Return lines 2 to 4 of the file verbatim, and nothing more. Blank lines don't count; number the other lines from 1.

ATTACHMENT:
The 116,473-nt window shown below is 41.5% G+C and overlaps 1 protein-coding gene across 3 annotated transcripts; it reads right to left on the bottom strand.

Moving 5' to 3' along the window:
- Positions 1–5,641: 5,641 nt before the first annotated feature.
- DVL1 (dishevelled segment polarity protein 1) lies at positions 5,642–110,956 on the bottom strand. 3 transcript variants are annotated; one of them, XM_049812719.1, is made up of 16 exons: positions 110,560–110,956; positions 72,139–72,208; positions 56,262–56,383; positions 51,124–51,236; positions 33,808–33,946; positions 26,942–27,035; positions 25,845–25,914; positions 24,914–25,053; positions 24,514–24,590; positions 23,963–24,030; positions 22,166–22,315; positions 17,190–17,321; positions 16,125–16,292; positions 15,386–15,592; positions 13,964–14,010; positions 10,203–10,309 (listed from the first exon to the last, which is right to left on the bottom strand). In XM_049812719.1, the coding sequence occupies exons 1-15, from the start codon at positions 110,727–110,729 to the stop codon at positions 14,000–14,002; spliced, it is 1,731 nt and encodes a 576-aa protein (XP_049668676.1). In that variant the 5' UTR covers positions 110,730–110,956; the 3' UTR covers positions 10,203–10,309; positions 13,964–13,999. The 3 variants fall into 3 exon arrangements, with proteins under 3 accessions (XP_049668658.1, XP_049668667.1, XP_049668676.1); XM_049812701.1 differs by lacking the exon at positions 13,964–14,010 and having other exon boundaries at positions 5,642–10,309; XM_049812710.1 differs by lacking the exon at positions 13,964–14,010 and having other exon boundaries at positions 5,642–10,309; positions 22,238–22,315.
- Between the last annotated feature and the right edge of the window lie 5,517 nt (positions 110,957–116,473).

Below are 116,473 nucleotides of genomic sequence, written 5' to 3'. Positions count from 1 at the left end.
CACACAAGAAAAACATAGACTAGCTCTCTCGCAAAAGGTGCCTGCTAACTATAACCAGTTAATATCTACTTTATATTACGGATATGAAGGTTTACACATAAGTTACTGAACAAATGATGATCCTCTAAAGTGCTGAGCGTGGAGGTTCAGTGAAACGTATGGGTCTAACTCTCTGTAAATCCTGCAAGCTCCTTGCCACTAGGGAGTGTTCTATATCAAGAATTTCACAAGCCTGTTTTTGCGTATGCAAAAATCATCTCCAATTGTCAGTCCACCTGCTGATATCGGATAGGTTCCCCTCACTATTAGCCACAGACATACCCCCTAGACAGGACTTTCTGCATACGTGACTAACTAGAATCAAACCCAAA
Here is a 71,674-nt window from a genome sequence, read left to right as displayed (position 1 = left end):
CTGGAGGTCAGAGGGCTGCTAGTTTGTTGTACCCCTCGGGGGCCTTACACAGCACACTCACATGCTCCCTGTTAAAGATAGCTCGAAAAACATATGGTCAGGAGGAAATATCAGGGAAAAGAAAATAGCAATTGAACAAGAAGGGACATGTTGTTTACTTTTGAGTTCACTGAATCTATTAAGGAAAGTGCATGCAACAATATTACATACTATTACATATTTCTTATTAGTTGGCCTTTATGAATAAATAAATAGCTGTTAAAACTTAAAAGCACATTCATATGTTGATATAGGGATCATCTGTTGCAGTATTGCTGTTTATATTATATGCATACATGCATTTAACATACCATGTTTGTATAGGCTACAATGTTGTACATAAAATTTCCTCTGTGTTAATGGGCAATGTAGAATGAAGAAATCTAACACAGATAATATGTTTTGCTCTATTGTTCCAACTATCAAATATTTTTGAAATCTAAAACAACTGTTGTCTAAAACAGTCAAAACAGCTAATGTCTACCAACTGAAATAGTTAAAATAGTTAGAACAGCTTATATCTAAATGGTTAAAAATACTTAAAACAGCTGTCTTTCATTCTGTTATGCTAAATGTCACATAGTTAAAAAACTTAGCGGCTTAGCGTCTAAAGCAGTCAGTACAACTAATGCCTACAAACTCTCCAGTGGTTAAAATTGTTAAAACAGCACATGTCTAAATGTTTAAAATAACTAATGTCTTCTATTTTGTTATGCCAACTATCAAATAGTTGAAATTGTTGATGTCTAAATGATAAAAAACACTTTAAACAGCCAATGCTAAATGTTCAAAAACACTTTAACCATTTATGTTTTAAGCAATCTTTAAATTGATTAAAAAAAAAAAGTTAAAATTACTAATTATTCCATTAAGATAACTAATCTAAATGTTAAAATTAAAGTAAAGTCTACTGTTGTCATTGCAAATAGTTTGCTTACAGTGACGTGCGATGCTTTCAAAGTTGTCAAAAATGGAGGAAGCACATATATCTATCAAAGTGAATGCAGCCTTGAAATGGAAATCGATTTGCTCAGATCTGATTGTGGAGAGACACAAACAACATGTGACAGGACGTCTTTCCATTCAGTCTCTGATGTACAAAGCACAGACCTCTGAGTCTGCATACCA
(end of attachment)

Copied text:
Moving 5' to 3' along the window:
- Positions 1–5,641: 5,641 nt before the first annotated feature.
- DVL1 (dishevelled segment polarity protein 1) lies at positions 5,642–110,956 on the bottom strand. 3 transcript variants are annotated; one of them, XM_049812719.1, is made up of 16 exons: positions 110,560–110,956; positions 72,139–72,208; positions 56,262–56,383; positions 51,124–51,236; positions 33,808–33,946; positions 26,942–27,035; positions 25,845–25,914; positions 24,914–25,053; positions 24,514–24,590; positions 23,963–24,030; positions 22,166–22,315; positions 17,190–17,321; positions 16,125–16,292; positions 15,386–15,592; positions 13,964–14,010; positions 10,203–10,309 (listed from the first exon to the last, which is right to left on the bottom strand). In XM_049812719.1, the coding sequence occupies exons 1-15, from the start codon at positions 110,727–110,729 to the stop codon at positions 14,000–14,002; spliced, it is 1,731 nt and encodes a 576-aa protein (XP_049668676.1). In that variant the 5' UTR covers positions 110,730–110,956; the 3' UTR covers positions 10,203–10,309; positions 13,964–13,999. The 3 variants fall into 3 exon arrangements, with proteins under 3 accessions (XP_049668658.1, XP_049668667.1, XP_049668676.1); XM_049812701.1 differs by lacking the exon at positions 13,964–14,010 and having other exon boundaries at positions 5,642–10,309; XM_049812710.1 differs by lacking the exon at positions 13,964–14,010 and having other exon boundaries at positions 5,642–10,309; positions 22,238–22,315.